Three years after a catastrophic earthquake rocked Haiti, the country has still not fully recovered. But one Haitian-American entrepreneur seeks to address his native country's need through business development--and he's rallying other Haitian natives to do the same.

Right after the 2010 earthquake, Orelien, the CEO of SciMetrika, a public health consulting firm in North Carolina, offered his company's services. He traveled to Haiti with a group of statisticians to survey residents so that aid organizations could better meet their needs. Initially, Orelien hoped to create a nonprofit that would focus on public health efforts in Haiti and other countries. But after seeing so many nonprofits come to Haiti, he decided that his native country would benefit more greatly from a focus on economic development. "What the country needs from me is my contribution as a businessman, to help create jobs," he says.

His first step: building Club Azura, a mixed-use development that will include a hotel as well as residential and retail space. Orelien chose the project for its ability to create jobs, due to the vast amounts of labor required for both construction and hospitality.

Orelien believes Club Azura has the potential to spur local entrepreneurship as well. The development will attract Haitian-American tourists, he says, who will be potential customers for Haitian merchants and artisans. "What we're seeing now is that people want to create more formal businesses, as opposed to doing business in the underground economy," he says. Club Azura is well placed to attract a wide customer base: it is located on Haiti's border with the Dominican Republic and is only 14 miles away from Port-au-Prince, Haiti's capital.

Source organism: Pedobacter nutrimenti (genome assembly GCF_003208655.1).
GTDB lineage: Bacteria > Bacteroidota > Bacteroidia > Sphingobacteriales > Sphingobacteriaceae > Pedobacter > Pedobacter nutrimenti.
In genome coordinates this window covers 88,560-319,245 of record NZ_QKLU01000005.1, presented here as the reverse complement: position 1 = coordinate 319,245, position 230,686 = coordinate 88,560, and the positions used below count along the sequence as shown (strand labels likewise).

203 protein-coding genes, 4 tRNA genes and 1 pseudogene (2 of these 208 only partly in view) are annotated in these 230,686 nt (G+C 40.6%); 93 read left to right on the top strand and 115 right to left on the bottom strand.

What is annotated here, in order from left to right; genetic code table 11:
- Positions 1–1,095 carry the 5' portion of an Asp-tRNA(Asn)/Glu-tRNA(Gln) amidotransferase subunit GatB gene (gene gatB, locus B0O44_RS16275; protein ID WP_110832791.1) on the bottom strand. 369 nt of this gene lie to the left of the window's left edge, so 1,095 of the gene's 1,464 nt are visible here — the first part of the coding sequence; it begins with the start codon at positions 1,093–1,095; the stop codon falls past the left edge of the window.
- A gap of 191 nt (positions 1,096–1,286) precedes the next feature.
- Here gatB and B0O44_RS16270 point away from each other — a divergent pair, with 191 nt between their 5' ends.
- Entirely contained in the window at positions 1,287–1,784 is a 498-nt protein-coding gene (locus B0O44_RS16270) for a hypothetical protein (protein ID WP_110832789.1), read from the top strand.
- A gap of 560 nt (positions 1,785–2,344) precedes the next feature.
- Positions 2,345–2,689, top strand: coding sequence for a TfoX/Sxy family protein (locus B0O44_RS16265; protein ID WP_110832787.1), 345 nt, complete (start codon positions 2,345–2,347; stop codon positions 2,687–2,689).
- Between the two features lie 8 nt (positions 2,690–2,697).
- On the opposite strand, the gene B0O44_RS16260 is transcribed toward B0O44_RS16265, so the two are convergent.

Club Azura isn't the only project Orelien is backing. He has organized a group of Haitian-American entrepreneurs to launch a transportation company, which will provide rental car, taxi, and shuttle services for both residents and tourists. Currently, Orelien says, travelers in the country have few alternatives to public transportation vehicles, which are often crowded and poorly maintained. "If you want to go somewhere, you have to rely on an informal network," he says. "There isn't a company you can call."

Central to Orelien's efforts is the idea of partnership between local residents and Haitian-Americans. Given the many layers of bureaucracy involved in setting up business in the country, he believes the support of Haitian-Americans is critical to spurring economic development. "We know the country," he says. "We can do the due diligence." In time, he thinks Haiti will attract more private investors, as well as partnerships with nonprofits that recognize the importance of economic initiatives. "I'm seeing increased involvement by Haitian-Americans," he says. "It's what gives me hope for the country."